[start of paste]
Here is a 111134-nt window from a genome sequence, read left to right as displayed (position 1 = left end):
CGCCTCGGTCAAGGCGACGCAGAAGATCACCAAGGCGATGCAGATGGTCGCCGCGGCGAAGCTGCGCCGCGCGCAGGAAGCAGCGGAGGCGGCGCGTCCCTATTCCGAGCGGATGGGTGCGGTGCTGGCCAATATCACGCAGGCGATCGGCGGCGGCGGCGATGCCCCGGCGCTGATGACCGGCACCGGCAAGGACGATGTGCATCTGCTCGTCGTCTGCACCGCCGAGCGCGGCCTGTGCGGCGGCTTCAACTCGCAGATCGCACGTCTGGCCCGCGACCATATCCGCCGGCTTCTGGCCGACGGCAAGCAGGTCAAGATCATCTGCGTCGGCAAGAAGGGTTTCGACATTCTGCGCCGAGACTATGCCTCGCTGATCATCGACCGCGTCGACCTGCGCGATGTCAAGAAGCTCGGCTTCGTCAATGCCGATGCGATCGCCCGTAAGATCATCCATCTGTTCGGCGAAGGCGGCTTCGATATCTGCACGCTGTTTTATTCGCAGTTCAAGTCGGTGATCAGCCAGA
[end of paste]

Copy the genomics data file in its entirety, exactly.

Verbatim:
Here is a 111134-nt window from a genome sequence, read left to right as displayed (position 1 = left end):
CGCCTCGGTCAAGGCGACGCAGAAGATCACCAAGGCGATGCAGATGGTCGCCGCGGCGAAGCTGCGCCGCGCGCAGGAAGCAGCGGAGGCGGCGCGTCCCTATTCCGAGCGGATGGGTGCGGTGCTGGCCAATATCACGCAGGCGATCGGCGGCGGCGGCGATGCCCCGGCGCTGATGACCGGCACCGGCAAGGACGATGTGCATCTGCTCGTCGTCTGCACCGCCGAGCGCGGCCTGTGCGGCGGCTTCAACTCGCAGATCGCACGTCTGGCCCGCGACCATATCCGCCGGCTTCTGGCCGACGGCAAGCAGGTCAAGATCATCTGCGTCGGCAAGAAGGGTTTCGACATTCTGCGCCGAGACTATGCCTCGCTGATCATCGACCGCGTCGACCTGCGCGATGTCAAGAAGCTCGGCTTCGTCAATGCCGATGCGATCGCCCGTAAGATCATCCATCTGTTCGGCGAAGGCGGCTTCGATATCTGCACGCTGTTTTATTCGCAGTTCAAGTCGGTGATCAGCCAGA